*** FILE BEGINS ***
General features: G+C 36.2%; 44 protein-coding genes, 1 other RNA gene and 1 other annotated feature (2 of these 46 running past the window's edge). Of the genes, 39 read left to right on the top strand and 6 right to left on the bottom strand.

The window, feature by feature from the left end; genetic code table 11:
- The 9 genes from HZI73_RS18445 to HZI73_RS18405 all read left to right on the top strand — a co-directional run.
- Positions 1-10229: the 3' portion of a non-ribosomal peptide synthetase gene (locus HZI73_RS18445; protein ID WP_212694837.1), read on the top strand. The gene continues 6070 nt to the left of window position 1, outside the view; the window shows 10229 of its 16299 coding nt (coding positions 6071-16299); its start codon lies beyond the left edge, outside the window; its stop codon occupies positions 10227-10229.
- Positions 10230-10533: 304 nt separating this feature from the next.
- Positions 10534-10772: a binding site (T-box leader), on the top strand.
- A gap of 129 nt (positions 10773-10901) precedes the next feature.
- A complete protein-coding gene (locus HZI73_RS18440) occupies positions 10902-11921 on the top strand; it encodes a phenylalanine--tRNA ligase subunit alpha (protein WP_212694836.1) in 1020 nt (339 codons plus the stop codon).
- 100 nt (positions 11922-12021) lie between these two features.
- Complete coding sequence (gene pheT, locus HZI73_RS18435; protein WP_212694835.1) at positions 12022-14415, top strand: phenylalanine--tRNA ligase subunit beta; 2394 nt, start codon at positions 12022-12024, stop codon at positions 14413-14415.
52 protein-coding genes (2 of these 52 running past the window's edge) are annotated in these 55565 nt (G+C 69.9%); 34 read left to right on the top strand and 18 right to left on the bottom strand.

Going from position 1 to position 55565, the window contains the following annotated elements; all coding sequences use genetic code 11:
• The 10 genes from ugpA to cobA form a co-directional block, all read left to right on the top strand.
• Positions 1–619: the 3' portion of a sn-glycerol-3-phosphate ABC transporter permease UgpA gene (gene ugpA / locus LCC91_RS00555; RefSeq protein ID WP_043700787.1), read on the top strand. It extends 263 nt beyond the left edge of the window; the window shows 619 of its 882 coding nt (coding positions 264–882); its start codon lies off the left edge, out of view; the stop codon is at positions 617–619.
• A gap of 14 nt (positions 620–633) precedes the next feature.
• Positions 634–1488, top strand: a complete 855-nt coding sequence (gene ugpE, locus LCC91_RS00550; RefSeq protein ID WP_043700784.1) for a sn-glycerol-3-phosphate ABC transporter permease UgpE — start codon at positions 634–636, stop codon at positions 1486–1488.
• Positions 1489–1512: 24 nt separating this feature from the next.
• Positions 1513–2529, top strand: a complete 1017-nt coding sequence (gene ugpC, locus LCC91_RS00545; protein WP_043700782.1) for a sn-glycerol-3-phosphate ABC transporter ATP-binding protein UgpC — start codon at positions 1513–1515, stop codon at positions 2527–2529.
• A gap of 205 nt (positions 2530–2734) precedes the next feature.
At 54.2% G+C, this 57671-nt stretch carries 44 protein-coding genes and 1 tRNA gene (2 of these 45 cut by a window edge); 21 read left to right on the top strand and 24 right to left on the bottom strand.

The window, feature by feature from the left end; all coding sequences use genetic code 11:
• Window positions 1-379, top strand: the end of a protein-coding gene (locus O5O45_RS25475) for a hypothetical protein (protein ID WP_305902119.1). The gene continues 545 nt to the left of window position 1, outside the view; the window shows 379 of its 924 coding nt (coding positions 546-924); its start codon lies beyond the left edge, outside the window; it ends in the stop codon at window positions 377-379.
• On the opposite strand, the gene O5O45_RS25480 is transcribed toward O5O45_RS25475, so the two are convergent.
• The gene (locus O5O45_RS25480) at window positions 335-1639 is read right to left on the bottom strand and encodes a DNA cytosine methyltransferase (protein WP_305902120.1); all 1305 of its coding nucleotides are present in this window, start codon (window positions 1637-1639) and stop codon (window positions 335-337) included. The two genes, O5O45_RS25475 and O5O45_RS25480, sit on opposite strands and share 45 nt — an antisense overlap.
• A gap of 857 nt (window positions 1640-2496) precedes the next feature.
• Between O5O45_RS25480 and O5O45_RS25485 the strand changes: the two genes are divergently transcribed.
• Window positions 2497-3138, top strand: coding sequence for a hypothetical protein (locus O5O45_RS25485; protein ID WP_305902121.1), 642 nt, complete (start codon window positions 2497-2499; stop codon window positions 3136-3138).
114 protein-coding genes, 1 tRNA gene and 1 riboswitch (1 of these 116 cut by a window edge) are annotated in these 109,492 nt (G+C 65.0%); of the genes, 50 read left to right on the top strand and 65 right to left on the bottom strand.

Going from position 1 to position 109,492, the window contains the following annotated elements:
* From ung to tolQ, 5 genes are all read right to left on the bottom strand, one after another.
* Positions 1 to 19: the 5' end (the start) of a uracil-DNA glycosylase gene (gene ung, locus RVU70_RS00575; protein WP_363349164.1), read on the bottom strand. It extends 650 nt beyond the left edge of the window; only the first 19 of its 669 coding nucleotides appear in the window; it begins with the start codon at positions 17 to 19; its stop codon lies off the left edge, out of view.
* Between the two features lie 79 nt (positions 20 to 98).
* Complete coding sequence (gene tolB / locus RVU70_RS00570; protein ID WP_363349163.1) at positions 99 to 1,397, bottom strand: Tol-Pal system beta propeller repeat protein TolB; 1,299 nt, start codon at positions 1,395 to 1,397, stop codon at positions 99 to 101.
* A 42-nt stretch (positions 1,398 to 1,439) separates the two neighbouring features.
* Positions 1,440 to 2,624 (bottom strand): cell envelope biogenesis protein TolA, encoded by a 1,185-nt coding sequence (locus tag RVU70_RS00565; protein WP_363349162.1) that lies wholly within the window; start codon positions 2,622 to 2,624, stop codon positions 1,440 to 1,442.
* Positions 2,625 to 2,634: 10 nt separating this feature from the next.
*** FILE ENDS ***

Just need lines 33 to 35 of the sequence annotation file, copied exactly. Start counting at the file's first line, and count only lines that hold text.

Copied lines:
* Complete coding sequence (gene tolB / locus RVU70_RS00570; protein ID WP_363349163.1) at positions 99 to 1,397, bottom strand: Tol-Pal system beta propeller repeat protein TolB; 1,299 nt, start codon at positions 1,395 to 1,397, stop codon at positions 99 to 101.
* A 42-nt stretch (positions 1,398 to 1,439) separates the two neighbouring features.
* Positions 1,440 to 2,624 (bottom strand): cell envelope biogenesis protein TolA, encoded by a 1,185-nt coding sequence (locus tag RVU70_RS00565; protein WP_363349162.1) that lies wholly within the window; start codon positions 2,622 to 2,624, stop codon positions 1,440 to 1,442.